The starting gun just fired for the new “Golden Age of Value”…
As my good friend and Extreme Value editor Dan Ferris noted on Saturday in DailyWealth, the key turning point happened last month. From the issue…
Earlier this week, the folks at The Market Ear – a blog about the markets – published a series of charts labeled “reversal in everything.” The feeling of carnage was palpable…
Value stocks – as measured by the Russell 1000 Value Index – gained 3.3% in September. Meanwhile, growth stocks – as measured by the Russell 1000 Growth Index – were essentially flat in that span.
In other words, fresh investment capital is finally flowing out of growth stocks – the best performers over the past decade – and into value stocks.
Today, I will explain why the rotation from growth to value is happening – and how you can profit…
Before I get into the details, I must be clear about what I mean by “growth” and “value.”
In this essay, I’ll use two exchange-traded funds (“ETFs”) to represent the two groups of stocks – the Vanguard Mega Cap Growth Fund (MGK), and the Vanguard Mega Cap Value Fund (MGV).
Well-known companies like online-retail king Amazon (AMZN), streaming company Netflix (NFLX), and mobile-payments leader PayPal (PYPL) are all growth stocks. The growth-stock universe includes businesses that grow their earnings per share (“EPS”) at breakneck speed… Often, their EPS growth is between 20% to 50% per year.
When companies grow earnings at such high rates, it means they’re enjoying strong demand for their products and services. So they keep the pedal to the metal, reinvesting rising earnings back into the business to grow further.
On the other hand, the value-stock universe includes businesses that grow their earnings at or near the rate of the broader U.S. economy. Today, MGV’s EPS growth rate is just 2.3%… in line with the broader U.S. economy during the second quarter of this year.
MGV’s top holdings include consumer-goods titan Procter & Gamble (PG), telecom giant Verizon (VZ), and beverage icon Coca-Cola (KO).
These companies have fewer growth opportunities to reinvest in, so they typically use their free cash flow (“FCF”) to pay higher dividends. (Regular readers know FCF is the money left over after a company pays its operating expenses and capital expenditures.) That’s why MGV’s 2.8% dividend yield is two and a half times more than MGK’s 1.1% yield.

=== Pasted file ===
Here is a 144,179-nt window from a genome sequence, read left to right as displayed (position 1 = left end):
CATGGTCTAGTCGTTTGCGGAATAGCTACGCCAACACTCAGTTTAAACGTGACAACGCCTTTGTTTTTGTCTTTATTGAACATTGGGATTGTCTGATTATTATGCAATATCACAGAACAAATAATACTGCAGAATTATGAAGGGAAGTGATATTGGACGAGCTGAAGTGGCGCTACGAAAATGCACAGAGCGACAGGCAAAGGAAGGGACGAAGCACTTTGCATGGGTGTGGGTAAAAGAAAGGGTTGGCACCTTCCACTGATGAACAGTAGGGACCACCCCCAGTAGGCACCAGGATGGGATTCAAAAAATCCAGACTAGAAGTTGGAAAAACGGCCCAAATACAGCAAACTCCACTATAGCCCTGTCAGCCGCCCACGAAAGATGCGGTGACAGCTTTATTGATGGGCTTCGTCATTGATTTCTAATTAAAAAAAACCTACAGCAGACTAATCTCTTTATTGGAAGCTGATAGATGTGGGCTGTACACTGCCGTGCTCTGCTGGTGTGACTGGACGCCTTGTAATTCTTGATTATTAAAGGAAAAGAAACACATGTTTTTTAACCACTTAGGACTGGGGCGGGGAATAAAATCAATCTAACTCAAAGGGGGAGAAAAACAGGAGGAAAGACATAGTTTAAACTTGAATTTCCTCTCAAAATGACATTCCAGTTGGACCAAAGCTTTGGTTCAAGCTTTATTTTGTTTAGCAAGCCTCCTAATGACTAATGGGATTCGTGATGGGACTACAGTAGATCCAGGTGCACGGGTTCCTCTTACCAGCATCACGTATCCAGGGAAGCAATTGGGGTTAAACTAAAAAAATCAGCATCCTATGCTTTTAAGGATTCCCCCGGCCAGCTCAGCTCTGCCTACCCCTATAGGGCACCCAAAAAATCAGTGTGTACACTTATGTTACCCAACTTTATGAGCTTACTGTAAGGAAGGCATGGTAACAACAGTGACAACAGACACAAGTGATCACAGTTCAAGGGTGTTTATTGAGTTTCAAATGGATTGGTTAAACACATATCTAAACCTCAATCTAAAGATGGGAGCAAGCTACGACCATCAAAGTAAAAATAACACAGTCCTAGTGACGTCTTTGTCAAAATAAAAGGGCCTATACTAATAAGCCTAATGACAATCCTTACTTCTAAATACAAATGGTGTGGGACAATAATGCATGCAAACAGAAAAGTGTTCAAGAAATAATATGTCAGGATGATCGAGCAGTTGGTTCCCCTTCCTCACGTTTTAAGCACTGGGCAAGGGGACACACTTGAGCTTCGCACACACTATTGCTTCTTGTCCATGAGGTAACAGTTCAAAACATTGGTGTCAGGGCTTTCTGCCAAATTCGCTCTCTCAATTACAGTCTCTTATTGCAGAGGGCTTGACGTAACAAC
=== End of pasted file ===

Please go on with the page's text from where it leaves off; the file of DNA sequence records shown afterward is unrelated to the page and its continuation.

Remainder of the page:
Growth stocks have outperformed value stocks over the past decade, but the gap is closing…
You can see what I mean when you compare the total returns of MGK and MGV. Take a look at their performances over four different time periods…
No one reading this essay should be surprised that growth stocks trounced value stocks over the past decade… After all, big-cap technology darlings Amazon and Netflix are up roughly 2,000% and 4,000%, respectively, in that span.
But if you look closer at the previous table, you’ll notice that MGK hasn’t outperformed MGV by as much in recent years.
Most of MGK’s outperformance happened at the beginning of this cycle. Over the past year, the returns of MGK and MGV have been essentially the same.
Capital is moving back into value stocks for a good reason…
We’ve seen a period of slowing earnings growth across the market so far this year. The EPS for all the companies in the benchmark S&P 500 Index has declined in each of the past two quarters.
Market-data firm FactSet estimates that the S&P 500 could see a year-over-year EPS decline of 3.8% in the third quarter. That’s much worse than the 0.6% decline in the second quarter.
And as you can see in the following chart, this deceleration is even more pronounced with some of the market’s top growth stocks. Take a look…
Despite this, growth-stock valuations remain stubbornly high today. Investors continue to give these stocks the benefit of the doubt.
However, if the shift toward lower EPS growth continues, know this… It’s only a matter of time before investors abruptly adjust those sky-high valuations downward.
That means massive declines could be in the cards for many over-loved, over-owned growth stocks.
A stock trading at 100 times earnings can fall a lot further than one trading at 15 times. Many high-flying growth stocks – like Pets.com and eToys.com – didn’t survive the dot-com collapse from 2000 to 2002. Others made it through, but have yet to return to their 2000 highs.
On the other hand, value stocks like manufacturer 3M (MMM) and consumer-goods giant Johnson & Johnson (JNJ) quickly recovered. Today, these stocks have returned about 315% and 280%, respectively, from their lows in October 2002. (In Extreme Value, Dan and I recommended Johnson & Johnson about nine years ago. Our position is up 159% since then.)
Now, that doesn’t mean you should load up on shares of 3M and Johnson & Johnson to protect yourself from the next big bear market.
But owning slower-growing, boring value stocks can help you outperform when growth is broadly decelerating.
Tomorrow, I’ll show you why even if EPS growth bounces back from the current downtrend, value will still outperform growth in the coming years…
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Source: Daily Wealth